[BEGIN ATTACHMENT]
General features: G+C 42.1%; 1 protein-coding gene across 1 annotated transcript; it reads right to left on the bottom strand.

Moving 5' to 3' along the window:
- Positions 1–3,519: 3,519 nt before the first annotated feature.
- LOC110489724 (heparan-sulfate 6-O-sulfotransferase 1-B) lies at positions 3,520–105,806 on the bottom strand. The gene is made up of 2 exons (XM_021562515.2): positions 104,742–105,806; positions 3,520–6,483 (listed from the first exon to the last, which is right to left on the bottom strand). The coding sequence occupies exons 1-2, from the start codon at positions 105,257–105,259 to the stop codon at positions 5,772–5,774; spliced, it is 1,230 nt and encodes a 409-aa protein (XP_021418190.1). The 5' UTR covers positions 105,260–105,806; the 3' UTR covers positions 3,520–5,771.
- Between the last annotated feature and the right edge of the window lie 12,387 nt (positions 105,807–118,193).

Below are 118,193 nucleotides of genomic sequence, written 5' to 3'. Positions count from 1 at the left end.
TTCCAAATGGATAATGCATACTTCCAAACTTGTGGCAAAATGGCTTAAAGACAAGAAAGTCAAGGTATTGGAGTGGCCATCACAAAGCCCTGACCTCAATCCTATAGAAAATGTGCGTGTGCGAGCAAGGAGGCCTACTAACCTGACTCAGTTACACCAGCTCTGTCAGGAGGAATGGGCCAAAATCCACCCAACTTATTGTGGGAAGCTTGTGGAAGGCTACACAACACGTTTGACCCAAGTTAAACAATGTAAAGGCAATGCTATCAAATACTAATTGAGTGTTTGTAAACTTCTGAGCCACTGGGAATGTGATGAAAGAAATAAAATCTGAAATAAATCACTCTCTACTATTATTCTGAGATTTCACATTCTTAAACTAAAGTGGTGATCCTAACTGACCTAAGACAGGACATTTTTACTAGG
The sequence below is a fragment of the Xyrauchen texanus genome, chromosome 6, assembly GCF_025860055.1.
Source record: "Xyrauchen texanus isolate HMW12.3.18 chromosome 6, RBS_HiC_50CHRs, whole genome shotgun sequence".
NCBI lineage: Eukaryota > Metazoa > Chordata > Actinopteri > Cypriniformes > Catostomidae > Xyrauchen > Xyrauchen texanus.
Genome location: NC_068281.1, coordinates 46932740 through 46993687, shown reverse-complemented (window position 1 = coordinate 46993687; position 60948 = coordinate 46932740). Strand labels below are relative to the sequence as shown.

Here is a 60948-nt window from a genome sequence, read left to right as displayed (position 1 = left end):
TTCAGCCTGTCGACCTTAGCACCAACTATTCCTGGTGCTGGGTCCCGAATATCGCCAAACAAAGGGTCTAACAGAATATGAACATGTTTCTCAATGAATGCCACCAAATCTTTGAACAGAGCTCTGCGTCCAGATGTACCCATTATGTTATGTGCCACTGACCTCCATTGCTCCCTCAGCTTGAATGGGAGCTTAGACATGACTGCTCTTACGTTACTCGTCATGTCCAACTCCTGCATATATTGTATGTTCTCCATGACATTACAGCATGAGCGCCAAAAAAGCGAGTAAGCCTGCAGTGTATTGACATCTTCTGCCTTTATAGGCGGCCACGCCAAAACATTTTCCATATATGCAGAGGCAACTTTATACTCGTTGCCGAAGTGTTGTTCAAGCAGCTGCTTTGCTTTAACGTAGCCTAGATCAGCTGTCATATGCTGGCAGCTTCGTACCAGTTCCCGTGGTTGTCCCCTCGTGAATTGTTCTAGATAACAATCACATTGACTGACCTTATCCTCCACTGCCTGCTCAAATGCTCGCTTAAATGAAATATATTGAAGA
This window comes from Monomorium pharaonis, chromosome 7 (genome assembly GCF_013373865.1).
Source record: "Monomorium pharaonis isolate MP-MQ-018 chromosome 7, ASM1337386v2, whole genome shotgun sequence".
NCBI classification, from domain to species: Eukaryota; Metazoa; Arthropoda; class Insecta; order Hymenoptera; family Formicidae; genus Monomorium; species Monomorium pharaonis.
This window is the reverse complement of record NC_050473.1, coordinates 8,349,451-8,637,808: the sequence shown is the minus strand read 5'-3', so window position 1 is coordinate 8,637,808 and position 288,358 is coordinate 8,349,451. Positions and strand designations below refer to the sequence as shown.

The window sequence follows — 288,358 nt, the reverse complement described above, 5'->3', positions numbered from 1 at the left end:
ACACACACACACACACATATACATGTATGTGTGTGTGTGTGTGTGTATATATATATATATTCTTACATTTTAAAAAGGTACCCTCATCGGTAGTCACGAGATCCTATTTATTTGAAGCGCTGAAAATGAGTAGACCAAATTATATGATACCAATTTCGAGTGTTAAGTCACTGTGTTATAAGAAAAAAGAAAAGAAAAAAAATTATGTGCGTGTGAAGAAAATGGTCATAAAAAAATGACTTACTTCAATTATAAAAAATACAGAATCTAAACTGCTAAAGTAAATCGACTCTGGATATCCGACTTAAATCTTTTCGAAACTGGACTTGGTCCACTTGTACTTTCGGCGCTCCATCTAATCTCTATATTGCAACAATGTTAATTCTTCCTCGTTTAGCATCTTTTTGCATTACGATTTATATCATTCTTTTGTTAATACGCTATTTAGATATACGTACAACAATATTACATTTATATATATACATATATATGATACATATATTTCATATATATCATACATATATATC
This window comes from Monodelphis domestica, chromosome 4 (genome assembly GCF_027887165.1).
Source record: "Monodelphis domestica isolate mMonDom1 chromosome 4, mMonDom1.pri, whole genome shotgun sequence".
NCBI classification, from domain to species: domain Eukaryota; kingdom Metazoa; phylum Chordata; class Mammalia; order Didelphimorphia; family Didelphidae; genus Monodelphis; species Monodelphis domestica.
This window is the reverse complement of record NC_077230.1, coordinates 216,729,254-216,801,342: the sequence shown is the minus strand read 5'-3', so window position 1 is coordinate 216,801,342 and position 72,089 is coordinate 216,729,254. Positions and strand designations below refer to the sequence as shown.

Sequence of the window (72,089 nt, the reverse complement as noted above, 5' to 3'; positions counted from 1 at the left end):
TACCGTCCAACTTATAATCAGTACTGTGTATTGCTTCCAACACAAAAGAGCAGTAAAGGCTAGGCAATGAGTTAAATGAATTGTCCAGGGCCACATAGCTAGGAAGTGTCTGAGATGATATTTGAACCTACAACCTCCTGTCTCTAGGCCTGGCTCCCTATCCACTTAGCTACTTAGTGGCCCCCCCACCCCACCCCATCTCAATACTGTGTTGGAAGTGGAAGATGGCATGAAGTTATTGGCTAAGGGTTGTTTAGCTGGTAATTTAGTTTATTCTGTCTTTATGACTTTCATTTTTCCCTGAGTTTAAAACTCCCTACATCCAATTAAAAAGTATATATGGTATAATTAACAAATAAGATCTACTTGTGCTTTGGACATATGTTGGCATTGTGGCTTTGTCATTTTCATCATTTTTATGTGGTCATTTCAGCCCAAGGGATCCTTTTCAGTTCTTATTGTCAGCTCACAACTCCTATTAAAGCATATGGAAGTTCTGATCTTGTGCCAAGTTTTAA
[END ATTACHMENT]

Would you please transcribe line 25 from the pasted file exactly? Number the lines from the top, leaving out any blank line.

TACCGTCCAACTTATAATCAGTACTGTGTATTGCTTCCAACACAAAAGAGCAGTAAAGGCTAGGCAATGAGTTAAATGAATTGTCCAGGGCCACATAGCTAGGAAGTGTCTGAGATGATATTTGAACCTACAACCTCCTGTCTCTAGGCCTGGCTCCCTATCCACTTAGCTACTTAGTGGCCCCCCCACCCCACCCCATCTCAATACTGTGTTGGAAGTGGAAGATGGCATGAAGTTATTGGCTAAGGGTTGTTTAGCTGGTAATTTAGTTTATTCTGTCTTTATGACTTTCATTTTTCCCTGAGTTTAAAACTCCCTACATCCAATTAAAAAGTATATATGGTATAATTAACAAATAAGATCTACTTGTGCTTTGGACATATGTTGGCATTGTGGCTTTGTCATTTTCATCATTTTTATGTGGTCATTTCAGCCCAAGGGATCCTTTTCAGTTCTTATTGTCAGCTCACAACTCCTATTAAAGCATATGGAAGTTCTGATCTTGTGCCAAGTTTTAA